At some point, I realised that while I became a father at fifty, and this is not the usual age one becomes a father for the first time, that I was quite aware of the advantages (and disadvantages) of being a father (first) at fifty.
Or getting married late in life.
I see younger couples struggling to juggle the demands of their marriage, and perhaps parenthood, together with their other pursuits, and their need to commit to their careers, and I do sympathise.
But there is an element of schadenfreude too, as I am glad I am not them.
For me, I have had all the time to pursue my hobbies and interests in my (misspent) youth, and have advanced as far as I can in (what I laughably call) my career, that there is nothing that I am sacrificing in being a parent.
Yes, there are pangs and twinges, and I do realise that if I were free to do as I please, I would be watching movies (Logan, Wonder Woman, Guardians of the Galaxy V2), or theatre shows (No Man’s Land).
But compared with spending time with Z, those are frivolous pursuits.
At least, I consider them to be frivolous. Now.
Anyway, one morning, Z had a fever and a cough that had persisted for some time. She had been feverish in the night and we had dosed her with paracetamol and sponged her down when her temperature spiked, but it had been two nights.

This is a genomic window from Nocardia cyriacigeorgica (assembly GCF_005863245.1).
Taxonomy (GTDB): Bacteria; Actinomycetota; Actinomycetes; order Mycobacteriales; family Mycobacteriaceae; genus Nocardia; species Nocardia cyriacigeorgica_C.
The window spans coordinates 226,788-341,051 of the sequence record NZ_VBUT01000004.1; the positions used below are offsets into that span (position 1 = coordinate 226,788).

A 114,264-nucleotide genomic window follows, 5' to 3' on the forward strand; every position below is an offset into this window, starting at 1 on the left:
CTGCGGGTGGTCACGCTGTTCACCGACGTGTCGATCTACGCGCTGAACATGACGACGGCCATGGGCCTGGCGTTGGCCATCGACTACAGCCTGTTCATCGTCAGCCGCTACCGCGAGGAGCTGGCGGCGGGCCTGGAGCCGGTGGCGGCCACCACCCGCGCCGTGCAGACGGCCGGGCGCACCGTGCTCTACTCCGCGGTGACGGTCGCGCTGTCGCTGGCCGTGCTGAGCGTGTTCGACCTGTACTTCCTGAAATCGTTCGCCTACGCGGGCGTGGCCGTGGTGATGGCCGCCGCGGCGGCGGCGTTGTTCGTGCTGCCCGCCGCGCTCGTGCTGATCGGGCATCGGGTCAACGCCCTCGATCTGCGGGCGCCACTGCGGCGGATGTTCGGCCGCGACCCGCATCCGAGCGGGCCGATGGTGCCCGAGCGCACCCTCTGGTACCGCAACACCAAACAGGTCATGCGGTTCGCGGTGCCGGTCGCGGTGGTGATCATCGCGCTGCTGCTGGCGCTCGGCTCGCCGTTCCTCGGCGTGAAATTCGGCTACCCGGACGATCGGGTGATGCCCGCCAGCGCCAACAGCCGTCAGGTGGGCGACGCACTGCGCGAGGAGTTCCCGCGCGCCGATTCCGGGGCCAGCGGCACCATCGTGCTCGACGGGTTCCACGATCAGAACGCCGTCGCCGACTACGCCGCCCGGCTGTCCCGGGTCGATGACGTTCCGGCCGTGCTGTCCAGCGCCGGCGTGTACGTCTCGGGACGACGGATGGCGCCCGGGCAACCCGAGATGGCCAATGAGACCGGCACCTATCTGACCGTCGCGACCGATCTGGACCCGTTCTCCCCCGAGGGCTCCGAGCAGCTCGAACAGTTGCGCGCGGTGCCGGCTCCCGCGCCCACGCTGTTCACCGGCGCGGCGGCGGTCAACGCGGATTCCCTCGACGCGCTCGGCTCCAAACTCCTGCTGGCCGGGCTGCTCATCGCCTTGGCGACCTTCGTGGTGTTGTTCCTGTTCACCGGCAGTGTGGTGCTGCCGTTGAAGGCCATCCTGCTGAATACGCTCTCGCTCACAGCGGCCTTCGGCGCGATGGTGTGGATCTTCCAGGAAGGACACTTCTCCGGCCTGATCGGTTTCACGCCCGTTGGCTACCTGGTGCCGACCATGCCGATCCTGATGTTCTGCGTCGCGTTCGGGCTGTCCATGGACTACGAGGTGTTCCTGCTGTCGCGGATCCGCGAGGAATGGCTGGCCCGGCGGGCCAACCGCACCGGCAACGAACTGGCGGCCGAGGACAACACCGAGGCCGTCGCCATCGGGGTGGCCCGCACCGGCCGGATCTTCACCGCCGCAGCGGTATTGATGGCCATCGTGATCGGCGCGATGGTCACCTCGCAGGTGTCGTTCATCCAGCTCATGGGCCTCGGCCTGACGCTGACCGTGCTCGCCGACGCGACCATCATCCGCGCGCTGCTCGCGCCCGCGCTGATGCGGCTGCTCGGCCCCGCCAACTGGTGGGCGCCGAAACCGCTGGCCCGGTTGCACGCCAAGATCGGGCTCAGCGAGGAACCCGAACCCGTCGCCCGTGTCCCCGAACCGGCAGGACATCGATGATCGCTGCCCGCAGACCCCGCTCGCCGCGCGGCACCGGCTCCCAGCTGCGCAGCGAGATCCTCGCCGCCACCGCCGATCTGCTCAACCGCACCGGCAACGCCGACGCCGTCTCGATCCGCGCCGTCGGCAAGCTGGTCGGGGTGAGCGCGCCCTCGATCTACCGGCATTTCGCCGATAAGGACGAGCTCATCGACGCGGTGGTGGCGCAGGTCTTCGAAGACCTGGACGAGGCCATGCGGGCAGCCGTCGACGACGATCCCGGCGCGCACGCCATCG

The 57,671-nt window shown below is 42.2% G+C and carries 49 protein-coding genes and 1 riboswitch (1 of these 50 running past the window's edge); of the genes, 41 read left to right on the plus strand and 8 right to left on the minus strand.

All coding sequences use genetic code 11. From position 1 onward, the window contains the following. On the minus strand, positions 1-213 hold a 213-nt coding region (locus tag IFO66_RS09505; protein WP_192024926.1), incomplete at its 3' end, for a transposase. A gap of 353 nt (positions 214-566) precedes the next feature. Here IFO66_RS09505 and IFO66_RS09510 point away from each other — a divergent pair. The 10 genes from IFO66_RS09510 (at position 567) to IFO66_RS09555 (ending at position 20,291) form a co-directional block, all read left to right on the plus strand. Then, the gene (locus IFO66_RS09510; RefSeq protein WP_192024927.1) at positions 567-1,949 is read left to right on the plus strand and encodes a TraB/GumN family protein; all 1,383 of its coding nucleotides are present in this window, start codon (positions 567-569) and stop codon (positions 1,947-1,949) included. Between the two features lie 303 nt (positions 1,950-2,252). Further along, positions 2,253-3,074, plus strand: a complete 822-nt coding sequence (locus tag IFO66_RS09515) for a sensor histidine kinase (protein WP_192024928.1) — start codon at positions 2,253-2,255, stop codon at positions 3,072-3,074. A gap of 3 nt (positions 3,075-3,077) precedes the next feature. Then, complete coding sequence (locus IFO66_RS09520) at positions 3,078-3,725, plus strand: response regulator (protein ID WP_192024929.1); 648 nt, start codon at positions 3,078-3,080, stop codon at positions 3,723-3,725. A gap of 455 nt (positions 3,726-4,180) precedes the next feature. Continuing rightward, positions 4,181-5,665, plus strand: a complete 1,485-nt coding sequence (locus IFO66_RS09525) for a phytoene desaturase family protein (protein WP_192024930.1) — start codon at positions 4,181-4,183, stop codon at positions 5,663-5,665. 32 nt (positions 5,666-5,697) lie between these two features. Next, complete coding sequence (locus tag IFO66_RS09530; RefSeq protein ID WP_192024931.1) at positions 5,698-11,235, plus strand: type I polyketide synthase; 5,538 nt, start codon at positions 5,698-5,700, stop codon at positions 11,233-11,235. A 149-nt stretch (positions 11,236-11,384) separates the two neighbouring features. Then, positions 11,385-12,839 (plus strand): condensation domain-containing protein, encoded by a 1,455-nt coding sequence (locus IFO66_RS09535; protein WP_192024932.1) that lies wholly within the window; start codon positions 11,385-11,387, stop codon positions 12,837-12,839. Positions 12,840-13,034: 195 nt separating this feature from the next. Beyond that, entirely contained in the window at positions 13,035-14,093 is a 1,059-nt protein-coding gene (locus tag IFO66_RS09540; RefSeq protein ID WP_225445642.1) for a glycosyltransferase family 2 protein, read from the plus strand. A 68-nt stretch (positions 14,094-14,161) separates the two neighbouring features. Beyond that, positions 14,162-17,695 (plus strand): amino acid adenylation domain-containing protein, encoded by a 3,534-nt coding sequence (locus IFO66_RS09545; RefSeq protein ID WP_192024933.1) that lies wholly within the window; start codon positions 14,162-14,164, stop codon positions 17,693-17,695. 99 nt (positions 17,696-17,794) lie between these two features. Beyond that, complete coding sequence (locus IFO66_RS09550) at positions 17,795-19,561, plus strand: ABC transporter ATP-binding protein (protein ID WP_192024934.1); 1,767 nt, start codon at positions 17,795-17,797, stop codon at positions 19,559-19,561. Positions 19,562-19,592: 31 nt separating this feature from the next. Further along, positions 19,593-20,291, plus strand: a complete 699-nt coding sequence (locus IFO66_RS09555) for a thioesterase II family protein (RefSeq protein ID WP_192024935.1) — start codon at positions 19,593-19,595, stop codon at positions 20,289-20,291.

PL had an important meeting she couldn’t get out of. Well, not easily, and if things were really serious, she would have dropped everything else for Z.
I had sorted out all the more urgent things at work, and so I was taking Z to the doctor. PL will make it back in the afternoon.
And so I spent the morning at the doctor’s with Z, and then it was back home to medicate Z, and then Z decided that she had held her head up long enough and decided she wanted a lie down.
So I spent the morning tending to Z with her cough and her fever and being drowsy at times, and then demanding I read to her as she tried to sleep, and then finally, she asked for milk.
And as she drowsed against me, drinking her milk from the bottle, it occurred to me, that I did not want to be anyplace else.
Sure, I would rather she was not feverish and coughing, and she was well, but if she wasn’t, then I really have nothing more important to do than to be there with her. Nothing even close.
I told PL later when she returned, that I am ready for this point in my life. That at this point in my life, there is nothing more important than spending time with Z.
To be sure, I am not claiming that I am perfect or that other fathers do not feel the same way. I am sure they too have their priorities, and that most of them will prioritise their children over other pressing concerns. I am just feeling blessed that I do not have any other priorities. None that even comes close. And that is not because I have my priorities straight. That is simply a factor of my age and present status in life. I think it is a blessing to be a father late in life, and to have no other priorities. This is not because of any great planning or insight on my part as to the importance of being a father.
And in that, I am blessed.